The Amalgamated Union of Co-operative Employees (AUCE) was a trade union representing retail and related staff of co-operative businesses in the United Kingdom.
The union was founded in 1891 at a meeting in Romiley and was originally named the Manchester and District Co-operative Employees Association. Initially, it had joint secretaries, J. Thompson and Alfred Hewitt, but Thompson left the industry later in the year, leaving Hewitt as sole secretary until 1916.
From 1895, it accepted members from across the country, changing its name to the "Amalgamated Union of Co-operative Employees" and merging with the Bolton and District Co-operative Employees Association. On its formation its net assets were a modest £98 2s 2d. Its membership was 2,151, but the merger commenced a rapid rise in membership, from 2,414 in 1896 to 6,733 in 1900, 25,139 in 1908 and 44,000 by 1914. The membership always included women, although they formed only a small proportion of the total, and from at least 1909, it included workers in Ireland.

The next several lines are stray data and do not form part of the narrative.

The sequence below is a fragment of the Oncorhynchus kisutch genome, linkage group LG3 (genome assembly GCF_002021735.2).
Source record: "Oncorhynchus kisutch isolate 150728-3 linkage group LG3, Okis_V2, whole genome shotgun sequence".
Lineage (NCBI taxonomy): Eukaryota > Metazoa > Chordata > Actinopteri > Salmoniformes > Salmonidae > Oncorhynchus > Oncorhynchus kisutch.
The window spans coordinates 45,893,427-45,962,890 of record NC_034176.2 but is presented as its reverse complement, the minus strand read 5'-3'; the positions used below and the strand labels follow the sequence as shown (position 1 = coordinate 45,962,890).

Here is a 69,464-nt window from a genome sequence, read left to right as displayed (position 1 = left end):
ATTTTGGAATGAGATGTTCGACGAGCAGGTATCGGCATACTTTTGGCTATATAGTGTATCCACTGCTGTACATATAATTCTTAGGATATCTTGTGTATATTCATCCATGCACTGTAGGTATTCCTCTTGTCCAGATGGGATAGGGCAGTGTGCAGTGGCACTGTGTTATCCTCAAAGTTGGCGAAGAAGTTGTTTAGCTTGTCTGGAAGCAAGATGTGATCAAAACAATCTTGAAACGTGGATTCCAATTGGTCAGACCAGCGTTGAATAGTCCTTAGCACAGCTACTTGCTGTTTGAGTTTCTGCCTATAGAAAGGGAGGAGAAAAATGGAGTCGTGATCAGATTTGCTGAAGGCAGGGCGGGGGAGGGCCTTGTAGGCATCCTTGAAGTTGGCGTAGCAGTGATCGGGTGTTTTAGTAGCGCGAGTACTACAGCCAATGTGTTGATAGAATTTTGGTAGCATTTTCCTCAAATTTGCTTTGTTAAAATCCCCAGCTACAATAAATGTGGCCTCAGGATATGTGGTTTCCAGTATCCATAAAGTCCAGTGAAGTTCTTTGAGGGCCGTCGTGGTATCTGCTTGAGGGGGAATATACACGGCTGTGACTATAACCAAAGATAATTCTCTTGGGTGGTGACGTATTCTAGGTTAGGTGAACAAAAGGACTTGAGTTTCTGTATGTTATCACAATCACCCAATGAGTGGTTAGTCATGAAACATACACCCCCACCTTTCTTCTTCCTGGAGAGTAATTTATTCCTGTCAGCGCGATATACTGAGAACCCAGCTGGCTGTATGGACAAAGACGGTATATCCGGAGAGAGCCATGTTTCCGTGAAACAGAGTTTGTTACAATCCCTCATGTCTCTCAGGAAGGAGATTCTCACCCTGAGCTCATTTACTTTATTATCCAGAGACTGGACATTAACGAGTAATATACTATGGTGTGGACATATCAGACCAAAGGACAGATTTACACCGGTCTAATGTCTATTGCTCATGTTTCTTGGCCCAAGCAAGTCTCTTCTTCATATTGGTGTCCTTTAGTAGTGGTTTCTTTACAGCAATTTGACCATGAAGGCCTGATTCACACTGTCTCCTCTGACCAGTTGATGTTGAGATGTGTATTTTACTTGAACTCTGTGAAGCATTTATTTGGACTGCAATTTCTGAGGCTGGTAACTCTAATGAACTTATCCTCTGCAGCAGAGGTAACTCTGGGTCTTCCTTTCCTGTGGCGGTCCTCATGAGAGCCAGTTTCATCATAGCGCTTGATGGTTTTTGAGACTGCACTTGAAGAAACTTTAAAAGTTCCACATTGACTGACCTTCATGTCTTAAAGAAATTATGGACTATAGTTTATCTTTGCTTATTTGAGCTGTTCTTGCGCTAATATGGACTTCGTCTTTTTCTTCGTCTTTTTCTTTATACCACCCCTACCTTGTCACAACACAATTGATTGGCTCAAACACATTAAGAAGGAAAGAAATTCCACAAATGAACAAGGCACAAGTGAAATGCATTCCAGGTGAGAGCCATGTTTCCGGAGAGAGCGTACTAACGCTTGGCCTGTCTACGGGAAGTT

In 1917, the union renamed itself as the Amalgamated Union of Co-operative and Commercial and Allied Workers; despite the change in name, the union's constitution specified that its short form would remain "AUCE". In 1920, the Co-operative Agents' Union joined, but at the start of 1921, the AUCE merged with the National Warehouse and General Workers' Union, creating the National Union of Distributive and Allied Workers.
1891: J. Thompson and Alfred Hewitt
1891: Alfred Hewitt
1916: Joseph Hallsworth
1895: James Dyson
1897: Thomas Howe
1915: Robert Bell Padley
1919: John Jagger